Significant ecological damages
Hunting is responsible for significant ecological damages, which are reported by nature associations and scientists on a regular basis.
It has a quantitative impact on wildlife: through the obvious fact of killing it, but also via the disturbances it causes it. Each year in France, hunters kill about 40 million animals. Over the course of a weekend, 300,000 birds are killed, which is equivalent to the number of victims during the infamous Erika oil spill. The disturbance caused by hunters has the adverse effects of: decreasing the population of certain species due to the modification of the geographical distribution of the latter (particularly noticeable among water birds), creating a survival decrease due to the individuals’ energy loss (less time to rest and feed, more time required for surveillance and fleeing) and creating a decrease in the success of reproduction.
By modifying the behaviours and health patterns of huntable species, hunting also has a qualitative impact on wildlife. Scientists have observed that the act of hunting creates a population of animals that are stressed and afraid, and who run away at the slightest attempt to approach them. These animals are very sensitive to disturbances and form a fragile population, demographically weak.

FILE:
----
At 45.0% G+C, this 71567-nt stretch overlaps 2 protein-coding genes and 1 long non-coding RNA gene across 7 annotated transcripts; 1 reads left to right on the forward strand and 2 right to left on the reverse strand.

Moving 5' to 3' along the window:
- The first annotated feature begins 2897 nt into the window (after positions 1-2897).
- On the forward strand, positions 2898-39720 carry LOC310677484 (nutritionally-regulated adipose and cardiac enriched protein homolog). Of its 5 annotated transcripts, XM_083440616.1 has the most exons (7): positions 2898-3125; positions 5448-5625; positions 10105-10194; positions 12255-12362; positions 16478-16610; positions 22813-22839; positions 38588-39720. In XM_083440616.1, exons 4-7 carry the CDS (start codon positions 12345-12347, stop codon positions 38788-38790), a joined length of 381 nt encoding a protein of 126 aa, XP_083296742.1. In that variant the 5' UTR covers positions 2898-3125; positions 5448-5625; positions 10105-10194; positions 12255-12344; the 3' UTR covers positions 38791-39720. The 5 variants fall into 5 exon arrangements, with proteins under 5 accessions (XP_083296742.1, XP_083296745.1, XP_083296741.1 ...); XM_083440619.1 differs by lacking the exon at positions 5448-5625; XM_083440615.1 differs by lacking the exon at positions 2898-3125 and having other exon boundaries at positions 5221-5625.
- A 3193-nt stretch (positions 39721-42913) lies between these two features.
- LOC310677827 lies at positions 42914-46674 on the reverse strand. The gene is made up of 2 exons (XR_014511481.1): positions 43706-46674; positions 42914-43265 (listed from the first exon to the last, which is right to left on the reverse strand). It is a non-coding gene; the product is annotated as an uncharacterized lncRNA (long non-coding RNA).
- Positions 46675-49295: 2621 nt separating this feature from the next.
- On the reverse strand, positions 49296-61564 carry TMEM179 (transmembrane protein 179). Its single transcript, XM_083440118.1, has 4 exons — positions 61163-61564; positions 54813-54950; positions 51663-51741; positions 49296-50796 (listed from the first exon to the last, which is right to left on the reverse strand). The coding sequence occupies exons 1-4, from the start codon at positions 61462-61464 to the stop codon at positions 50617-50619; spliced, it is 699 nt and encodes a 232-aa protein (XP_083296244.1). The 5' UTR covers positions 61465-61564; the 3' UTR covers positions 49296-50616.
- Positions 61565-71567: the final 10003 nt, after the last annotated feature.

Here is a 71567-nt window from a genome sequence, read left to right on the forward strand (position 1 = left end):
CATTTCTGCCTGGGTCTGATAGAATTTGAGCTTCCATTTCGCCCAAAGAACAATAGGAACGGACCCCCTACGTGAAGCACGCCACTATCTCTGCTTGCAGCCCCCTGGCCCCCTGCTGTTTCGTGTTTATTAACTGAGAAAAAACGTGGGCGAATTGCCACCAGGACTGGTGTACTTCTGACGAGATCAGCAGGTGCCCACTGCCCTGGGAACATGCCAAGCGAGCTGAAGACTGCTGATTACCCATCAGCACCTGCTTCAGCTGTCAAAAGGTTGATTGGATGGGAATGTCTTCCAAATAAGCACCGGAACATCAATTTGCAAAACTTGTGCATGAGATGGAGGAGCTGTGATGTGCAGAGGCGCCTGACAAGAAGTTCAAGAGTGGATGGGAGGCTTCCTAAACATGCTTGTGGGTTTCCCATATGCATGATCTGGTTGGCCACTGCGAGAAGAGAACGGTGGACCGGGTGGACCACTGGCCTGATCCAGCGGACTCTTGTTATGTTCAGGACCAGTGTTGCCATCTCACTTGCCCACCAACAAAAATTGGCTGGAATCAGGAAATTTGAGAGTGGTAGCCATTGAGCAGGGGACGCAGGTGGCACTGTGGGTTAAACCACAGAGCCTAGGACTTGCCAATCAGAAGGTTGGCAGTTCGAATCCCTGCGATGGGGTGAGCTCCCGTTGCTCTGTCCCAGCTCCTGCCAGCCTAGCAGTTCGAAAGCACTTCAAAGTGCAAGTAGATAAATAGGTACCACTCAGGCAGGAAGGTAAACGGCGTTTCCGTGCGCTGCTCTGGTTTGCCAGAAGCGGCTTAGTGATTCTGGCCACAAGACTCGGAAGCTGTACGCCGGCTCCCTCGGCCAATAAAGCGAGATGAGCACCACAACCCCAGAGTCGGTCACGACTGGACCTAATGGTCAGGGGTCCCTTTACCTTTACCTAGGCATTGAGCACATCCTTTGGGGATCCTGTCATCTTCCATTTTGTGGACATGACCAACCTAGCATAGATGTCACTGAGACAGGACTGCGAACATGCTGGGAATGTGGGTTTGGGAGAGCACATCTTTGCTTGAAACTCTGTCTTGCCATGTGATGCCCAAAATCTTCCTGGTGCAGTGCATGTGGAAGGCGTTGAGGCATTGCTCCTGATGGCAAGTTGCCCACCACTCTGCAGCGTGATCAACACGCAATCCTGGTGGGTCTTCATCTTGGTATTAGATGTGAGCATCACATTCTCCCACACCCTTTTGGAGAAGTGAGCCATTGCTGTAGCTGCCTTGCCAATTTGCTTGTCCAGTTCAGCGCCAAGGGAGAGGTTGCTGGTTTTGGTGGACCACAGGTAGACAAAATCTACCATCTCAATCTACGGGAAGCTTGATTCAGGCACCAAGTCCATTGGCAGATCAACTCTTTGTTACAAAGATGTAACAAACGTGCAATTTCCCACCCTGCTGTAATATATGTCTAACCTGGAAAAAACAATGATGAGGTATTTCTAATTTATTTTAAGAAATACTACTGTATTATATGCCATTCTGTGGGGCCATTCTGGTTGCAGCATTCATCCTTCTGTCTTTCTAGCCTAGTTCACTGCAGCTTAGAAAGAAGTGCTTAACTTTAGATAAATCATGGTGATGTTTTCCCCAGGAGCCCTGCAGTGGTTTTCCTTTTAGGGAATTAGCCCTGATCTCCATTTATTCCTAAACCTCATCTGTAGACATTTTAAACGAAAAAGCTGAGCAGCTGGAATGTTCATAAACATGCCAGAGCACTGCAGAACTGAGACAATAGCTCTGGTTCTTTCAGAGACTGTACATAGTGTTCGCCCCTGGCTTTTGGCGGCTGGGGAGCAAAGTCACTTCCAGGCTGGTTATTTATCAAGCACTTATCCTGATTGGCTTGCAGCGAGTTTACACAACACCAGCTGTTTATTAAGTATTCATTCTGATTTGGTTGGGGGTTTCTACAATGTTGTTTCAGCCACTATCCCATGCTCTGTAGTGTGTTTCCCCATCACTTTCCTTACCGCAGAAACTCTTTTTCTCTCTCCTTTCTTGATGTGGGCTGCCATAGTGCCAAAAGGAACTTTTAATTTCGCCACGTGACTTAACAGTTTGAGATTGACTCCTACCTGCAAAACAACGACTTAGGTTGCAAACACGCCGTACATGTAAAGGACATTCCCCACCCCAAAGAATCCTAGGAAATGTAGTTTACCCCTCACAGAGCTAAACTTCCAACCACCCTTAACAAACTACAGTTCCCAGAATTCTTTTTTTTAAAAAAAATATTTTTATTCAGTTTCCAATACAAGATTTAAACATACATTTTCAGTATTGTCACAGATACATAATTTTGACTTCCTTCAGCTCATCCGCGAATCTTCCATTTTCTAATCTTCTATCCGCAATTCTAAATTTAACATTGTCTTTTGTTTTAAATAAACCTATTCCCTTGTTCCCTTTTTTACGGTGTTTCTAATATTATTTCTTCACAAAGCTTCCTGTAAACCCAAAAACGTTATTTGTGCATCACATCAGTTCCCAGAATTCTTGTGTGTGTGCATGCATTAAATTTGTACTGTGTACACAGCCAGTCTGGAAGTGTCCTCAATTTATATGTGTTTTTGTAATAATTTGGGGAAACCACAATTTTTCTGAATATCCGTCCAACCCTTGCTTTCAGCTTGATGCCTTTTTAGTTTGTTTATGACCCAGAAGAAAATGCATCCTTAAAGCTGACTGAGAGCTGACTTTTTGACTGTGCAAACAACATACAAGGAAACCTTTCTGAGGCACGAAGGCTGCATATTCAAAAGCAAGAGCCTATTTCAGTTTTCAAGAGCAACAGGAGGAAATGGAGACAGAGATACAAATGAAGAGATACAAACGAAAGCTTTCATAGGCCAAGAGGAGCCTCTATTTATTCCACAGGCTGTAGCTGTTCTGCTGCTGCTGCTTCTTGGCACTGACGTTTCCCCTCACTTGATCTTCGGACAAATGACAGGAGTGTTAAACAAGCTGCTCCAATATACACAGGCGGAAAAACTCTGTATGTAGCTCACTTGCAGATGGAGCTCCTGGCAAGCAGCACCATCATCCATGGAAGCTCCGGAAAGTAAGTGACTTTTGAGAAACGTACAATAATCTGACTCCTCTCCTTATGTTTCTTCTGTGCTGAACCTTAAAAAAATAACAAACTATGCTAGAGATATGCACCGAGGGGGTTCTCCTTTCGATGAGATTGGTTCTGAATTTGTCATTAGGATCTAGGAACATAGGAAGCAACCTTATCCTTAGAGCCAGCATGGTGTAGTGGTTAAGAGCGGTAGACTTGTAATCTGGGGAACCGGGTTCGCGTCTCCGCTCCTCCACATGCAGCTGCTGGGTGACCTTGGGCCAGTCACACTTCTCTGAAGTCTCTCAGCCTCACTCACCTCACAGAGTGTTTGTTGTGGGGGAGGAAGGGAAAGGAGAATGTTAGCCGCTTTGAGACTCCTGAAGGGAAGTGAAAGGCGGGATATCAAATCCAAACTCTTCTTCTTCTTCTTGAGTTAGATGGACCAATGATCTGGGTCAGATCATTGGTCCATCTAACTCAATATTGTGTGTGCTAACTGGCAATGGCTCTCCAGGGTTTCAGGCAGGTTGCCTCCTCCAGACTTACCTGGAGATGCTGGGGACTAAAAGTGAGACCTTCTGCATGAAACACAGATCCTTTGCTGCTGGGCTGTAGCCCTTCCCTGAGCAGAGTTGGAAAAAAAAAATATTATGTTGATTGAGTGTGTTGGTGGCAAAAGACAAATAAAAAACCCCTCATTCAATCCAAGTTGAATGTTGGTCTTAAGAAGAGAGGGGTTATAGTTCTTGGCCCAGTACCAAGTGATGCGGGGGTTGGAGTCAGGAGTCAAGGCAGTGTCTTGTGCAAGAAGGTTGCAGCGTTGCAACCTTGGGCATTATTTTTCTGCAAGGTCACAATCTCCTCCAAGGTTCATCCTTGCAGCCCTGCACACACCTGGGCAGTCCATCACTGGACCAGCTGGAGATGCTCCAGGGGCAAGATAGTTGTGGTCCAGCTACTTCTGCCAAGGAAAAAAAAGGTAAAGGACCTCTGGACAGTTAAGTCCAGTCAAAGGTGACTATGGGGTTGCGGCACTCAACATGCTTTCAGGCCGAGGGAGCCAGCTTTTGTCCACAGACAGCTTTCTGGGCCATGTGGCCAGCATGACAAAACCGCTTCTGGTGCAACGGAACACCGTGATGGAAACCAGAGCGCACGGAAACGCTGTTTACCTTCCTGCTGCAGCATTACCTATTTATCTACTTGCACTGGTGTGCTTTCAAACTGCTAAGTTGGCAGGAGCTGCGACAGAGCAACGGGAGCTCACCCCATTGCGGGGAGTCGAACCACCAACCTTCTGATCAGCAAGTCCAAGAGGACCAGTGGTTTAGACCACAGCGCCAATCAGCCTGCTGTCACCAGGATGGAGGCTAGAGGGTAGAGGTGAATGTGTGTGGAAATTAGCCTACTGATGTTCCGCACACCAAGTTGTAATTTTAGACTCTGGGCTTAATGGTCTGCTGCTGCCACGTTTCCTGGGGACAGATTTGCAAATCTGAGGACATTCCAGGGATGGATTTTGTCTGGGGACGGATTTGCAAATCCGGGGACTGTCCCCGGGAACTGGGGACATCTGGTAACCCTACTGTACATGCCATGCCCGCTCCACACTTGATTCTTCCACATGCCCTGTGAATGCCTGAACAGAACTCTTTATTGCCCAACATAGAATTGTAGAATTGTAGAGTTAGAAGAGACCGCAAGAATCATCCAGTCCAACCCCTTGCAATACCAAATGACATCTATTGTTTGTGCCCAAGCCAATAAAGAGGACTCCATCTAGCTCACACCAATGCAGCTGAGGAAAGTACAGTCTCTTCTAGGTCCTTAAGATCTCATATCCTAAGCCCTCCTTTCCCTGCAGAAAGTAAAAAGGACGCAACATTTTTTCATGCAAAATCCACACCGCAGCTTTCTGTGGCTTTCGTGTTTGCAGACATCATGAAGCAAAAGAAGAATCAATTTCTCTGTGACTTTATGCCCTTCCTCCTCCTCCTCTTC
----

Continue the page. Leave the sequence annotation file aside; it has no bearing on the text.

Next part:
The use of lead cartridges has caused lead poisoning and a disease called “saturnisme”, affecting over 60% of certain duck species.
The numbers of most huntable species are decreasing, hence each year hunters release about twenty million bred animals (partridge, pheasant, hare, duck…), so as to be able to continue practicing their activity. The releases of these animals are absolutely disastrous, as they weaken the remainder of the natural populations through diseases brought by these domesticated animals. Thus, it fully disrupts the ecosystem and causes severe genetic pollution to wildlife.
As we have demonstrated, when hunters claim that there is a need to regulate populations because of overpopulation, it is an absolute scam.